Although the level of Japan’s economic activity, mainly in the face-to-face services sector, is expected to be lower than that prior to the pandemic, for the time being, the economy is likely to recover, with the impact of the virus waning gradually, mainly due to progress with vaccinations, and supported by an increase in external demand, accommodative financial conditions, and the government’s economic measures. Thereafter, as the impact subsides, it is projected to continue growing with a virtuous cycle from income to spending intensifying.
The year-on-year rate of change in the consumer price index (CPI) is likely to be at around 0 percent in the short run. Thereafter, it is expected to increase gradually, mainly on the back of continued improvement in economic activity, the effects of a rise in energy prices for the time being, and a dissipation of the effects of a reduction in mobile phone charges.
Comparing the projections with those presented in the previous Outlook for Economic Activity and Prices (Outlook Report), the projected growth rate for fiscal 2021 is somewhat lower due to the impact of the pandemic, but that for fiscal 2022 is somewhat higher. The projected rate of increase in the CPI for fiscal 2021 is higher, mainly due to higher energy prices.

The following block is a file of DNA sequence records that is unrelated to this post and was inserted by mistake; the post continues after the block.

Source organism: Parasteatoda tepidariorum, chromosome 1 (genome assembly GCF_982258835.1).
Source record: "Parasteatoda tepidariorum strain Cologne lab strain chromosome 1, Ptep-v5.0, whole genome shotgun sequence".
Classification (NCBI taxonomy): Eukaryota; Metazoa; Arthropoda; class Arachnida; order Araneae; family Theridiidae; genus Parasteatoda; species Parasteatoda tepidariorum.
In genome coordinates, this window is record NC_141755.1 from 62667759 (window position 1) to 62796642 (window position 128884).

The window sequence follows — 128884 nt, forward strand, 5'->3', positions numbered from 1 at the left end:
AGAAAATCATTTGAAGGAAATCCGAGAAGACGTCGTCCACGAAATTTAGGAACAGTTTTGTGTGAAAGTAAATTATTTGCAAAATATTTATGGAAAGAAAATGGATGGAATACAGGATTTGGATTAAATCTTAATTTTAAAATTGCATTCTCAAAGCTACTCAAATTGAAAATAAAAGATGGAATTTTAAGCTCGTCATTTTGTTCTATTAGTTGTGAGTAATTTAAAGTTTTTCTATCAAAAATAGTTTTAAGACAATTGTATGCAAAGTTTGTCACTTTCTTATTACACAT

Advance estimates of U.S. retail and food services sales for June 2021, adjusted for seasonal variation and holiday and trading-day differences, but not for price changes, were $621.3 billion, an increase of 0.6 percent (±0.5 percent) from the previous month, and 18.0 percent (±0.7 percent) above June 2020. Total sales for April 2021 through June 2021 period were up 31.5 percent (±0.5 percent) from the same period a year ago. April 2021 to May 2021 percent change was revised from down 1.3 percent (±0.5 percent) to down 1.7 percent (±0.3 percent).
Retail trade sales were up 0.3 percent (±0.5 percent)* from May 2021, and up 15.6 percent (±0.7 percent) above last year. Clothing and clothing accessories stores were up 47.1 percent (±2.8 percent) from June 2020, while food services and drinking places were up 40.2 percent (±3.0 percent) from last year.
The US stock market showed a strong opening for the last day of the week with all 3 main indices reversing the losses from Thursday and inching up slightly. The earlier report on CPI did help boost the market, but existing shortages due to supply chain issues and labor scarcities prevent the market from taking full advantage of the rising tides. FED Chairman Powell is still keen on maintaining the proposed stimulus packages to help the economy catch up to demand.
The S&P500 index was up by 7.4 points or around 0.17%. The Dow Jones composite index was up by 21 points or 0.06% and the NASDAQ100 index rised by 54.4 points or 0.37%.